What do controllers have to document?

If you are a controller for the personal data you process, you need to document the following:

  • Your organisation’s name and contact details.
  • If applicable, the name and contact details of your data protection officer – a person designated to assist with GDPR compliance under Article 37.
  • If applicable, the name and contact details of any joint controllers – any other organisations that decide jointly with you why and how personal data is processed.
  • If applicable, the name and contact details of your representative – another organisation that represents you if you are based outside the EU, but you monitor or offer services to people in the EU.
  • The purposes of the processing – why you use personal data, e.g. customer management, marketing, recruitment.
  • The categories of individuals – the different types of people whose personal data is processed, e.g. employees, customers, members.
  • The categories of personal data you process – the different types of information you process about people, e.g. contact details, financial information, health data.
  • The categories of recipients of personal data – anyone you share personal data with, e.g. suppliers, credit reference agencies, government departments.
  • If applicable, the name of any third countries or international organisations that you transfer personal data to – any country or organisation outside the EU.
  • If applicable, the safeguards in place for exceptional transfers of personal data to third countries or international organisations. An exceptional transfer is a non-repetitive transfer of a small number of people’s personal data, which is based on a compelling business need, as referred to in the second paragraph of Article 49(1) of the GDPR.
  • If possible, the retention schedules for the different categories of personal data – how long you will keep the data for. This may be set by internal policies or based on industry guidelines, for instance.
  • If possible, a general description of your technical and organisational security measures – your safeguards for protecting personal data, e.g. encryption, access controls, training.

 

Further reading – European Data Protection Board              

The European Data Protection Board (EDPB), which has replaced the Article 29 Working Party (WP29), includes representatives from the data protection authorities of each EU member state. It adopts guidelines for complying with the requirements of the GDPR.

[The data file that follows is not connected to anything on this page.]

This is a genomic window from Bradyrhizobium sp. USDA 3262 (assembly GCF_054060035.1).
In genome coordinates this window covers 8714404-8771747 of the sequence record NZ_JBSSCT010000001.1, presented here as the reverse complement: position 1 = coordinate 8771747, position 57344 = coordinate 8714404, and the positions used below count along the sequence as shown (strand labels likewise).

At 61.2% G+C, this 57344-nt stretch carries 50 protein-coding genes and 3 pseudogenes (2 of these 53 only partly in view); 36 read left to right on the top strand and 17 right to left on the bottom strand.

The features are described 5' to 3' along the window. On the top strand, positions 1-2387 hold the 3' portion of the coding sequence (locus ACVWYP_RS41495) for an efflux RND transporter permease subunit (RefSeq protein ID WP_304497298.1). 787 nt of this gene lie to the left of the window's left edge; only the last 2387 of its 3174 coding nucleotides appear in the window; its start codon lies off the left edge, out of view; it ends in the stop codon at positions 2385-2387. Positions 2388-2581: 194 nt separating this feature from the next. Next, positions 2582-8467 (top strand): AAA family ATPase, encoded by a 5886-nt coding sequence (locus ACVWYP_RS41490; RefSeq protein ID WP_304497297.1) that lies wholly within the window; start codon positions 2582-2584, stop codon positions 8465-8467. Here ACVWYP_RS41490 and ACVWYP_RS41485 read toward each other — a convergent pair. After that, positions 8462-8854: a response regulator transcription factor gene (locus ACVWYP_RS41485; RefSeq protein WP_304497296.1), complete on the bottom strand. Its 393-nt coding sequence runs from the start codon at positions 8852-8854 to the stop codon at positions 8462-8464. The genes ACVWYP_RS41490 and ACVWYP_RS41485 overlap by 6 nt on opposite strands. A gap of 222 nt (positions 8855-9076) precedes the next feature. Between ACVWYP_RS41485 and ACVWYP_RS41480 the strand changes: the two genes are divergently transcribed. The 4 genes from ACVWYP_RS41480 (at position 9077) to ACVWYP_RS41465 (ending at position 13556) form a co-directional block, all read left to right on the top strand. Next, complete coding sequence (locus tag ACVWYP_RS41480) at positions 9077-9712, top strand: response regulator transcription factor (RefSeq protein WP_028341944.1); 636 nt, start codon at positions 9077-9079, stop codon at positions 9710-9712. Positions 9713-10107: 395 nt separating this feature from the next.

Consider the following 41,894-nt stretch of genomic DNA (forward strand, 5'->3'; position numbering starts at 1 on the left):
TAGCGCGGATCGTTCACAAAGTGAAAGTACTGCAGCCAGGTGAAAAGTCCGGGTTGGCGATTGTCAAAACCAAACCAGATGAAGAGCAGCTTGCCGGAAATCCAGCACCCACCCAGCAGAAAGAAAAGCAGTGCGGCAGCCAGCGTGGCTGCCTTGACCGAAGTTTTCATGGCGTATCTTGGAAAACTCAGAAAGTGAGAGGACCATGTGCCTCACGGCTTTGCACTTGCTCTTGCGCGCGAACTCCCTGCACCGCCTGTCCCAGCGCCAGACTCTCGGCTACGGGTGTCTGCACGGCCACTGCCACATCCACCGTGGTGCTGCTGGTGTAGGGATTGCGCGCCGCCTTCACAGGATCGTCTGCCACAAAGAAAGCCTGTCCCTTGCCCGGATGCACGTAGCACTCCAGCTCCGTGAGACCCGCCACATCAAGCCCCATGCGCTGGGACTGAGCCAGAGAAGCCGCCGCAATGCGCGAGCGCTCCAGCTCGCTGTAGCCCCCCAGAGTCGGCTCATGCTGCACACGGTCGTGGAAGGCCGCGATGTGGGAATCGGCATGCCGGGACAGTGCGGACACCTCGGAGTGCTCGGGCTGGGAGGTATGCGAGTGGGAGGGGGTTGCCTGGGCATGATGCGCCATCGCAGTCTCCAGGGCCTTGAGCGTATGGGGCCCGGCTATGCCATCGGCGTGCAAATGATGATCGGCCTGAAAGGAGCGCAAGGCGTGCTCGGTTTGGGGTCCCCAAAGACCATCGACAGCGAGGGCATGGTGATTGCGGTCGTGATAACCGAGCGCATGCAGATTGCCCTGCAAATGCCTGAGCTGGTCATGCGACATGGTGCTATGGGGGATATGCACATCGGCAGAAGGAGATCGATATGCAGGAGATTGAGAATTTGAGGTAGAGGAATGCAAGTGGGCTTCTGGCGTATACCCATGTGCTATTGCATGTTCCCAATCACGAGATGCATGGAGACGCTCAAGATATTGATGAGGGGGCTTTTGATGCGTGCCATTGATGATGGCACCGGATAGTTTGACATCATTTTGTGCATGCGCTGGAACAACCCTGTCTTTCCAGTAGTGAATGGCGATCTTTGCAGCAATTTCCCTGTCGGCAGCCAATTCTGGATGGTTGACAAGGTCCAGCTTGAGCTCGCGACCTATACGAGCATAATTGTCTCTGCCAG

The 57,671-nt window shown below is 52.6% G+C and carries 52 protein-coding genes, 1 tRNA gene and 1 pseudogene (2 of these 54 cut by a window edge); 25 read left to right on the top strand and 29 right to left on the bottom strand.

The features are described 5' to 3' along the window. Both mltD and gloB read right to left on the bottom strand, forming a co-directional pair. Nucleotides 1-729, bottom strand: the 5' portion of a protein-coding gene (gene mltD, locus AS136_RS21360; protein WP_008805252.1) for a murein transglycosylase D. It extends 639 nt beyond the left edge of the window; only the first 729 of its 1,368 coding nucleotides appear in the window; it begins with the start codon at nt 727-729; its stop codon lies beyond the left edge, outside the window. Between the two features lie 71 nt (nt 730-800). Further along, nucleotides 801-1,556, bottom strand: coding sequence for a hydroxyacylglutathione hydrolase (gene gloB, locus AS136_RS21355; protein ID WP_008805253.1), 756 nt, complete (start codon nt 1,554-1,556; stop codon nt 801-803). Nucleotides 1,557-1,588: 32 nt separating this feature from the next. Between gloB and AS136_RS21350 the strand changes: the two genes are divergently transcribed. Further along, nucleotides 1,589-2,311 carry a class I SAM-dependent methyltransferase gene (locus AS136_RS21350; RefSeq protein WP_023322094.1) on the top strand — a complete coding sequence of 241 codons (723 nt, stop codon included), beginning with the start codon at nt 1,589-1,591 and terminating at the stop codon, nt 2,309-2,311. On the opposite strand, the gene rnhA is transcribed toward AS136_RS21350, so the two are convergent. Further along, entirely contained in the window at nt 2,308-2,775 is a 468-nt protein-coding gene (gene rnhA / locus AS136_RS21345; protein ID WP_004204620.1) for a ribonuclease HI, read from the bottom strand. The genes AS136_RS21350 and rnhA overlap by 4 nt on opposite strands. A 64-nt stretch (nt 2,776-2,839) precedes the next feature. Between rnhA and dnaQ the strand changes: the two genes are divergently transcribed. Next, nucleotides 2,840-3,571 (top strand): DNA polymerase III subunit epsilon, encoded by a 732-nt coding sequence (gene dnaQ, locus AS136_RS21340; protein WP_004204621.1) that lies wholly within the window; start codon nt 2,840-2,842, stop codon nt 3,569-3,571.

WP29 adopted guidelines on Data Protection Officers, which have been endorsed by the EDPB.

 

What do processors have to document?

If you are a processor for the personal data you process, you need to document the following:

  • Your organisation’s name and contact details.
  • If applicable, the name and contact details of your data protection officer – a person designated to assist with GDPR compliance under Article 37.
  • The name and contact details of each controller on whose behalf you are acting – the organisation that decides why and how the personal data is processed.
  • If applicable, the name and contact details of your representative – another organisation that represents you if you are based outside the EU but you monitor or offer services to people in the EU.
  • If applicable, the name and contact details of each controller’s representative – another organisation that represents the controller if they are based outside the EU, but monitor or offer services to people in the EU.
  • The categories of processing you carry out on behalf of each controller – the types of things you do with the personal data, e.g. marketing, payroll processing, IT services.
  • If applicable, the name of any third countries or international organisations that you transfer personal data to – any country or organisation outside the EU.
  • If applicable, the safeguards in place for exceptional transfers of personal data to third countries or international organisations. An exceptional transfer is a non-repetitive transfer of a small number of people’s personal data, which is based on a compelling business need, as referred to in the second paragraph of Article 49(1) of the GDPR.
  • If possible, a general description of your technical and organisational security measures – your safeguards for protecting personal data, e.g. encryption, access controls, training.

 

Further reading – European Data Protection Board            

The European Data Protection Board (EDPB), which has replaced the Article 29 Working Party (WP29), includes representatives from the data protection authorities of each EU member state. It adopts guidelines for complying with the requirements of the GDPR.

WP29 adopted guidelines on Data Protection Officers, which have been endorsed by the EDPB.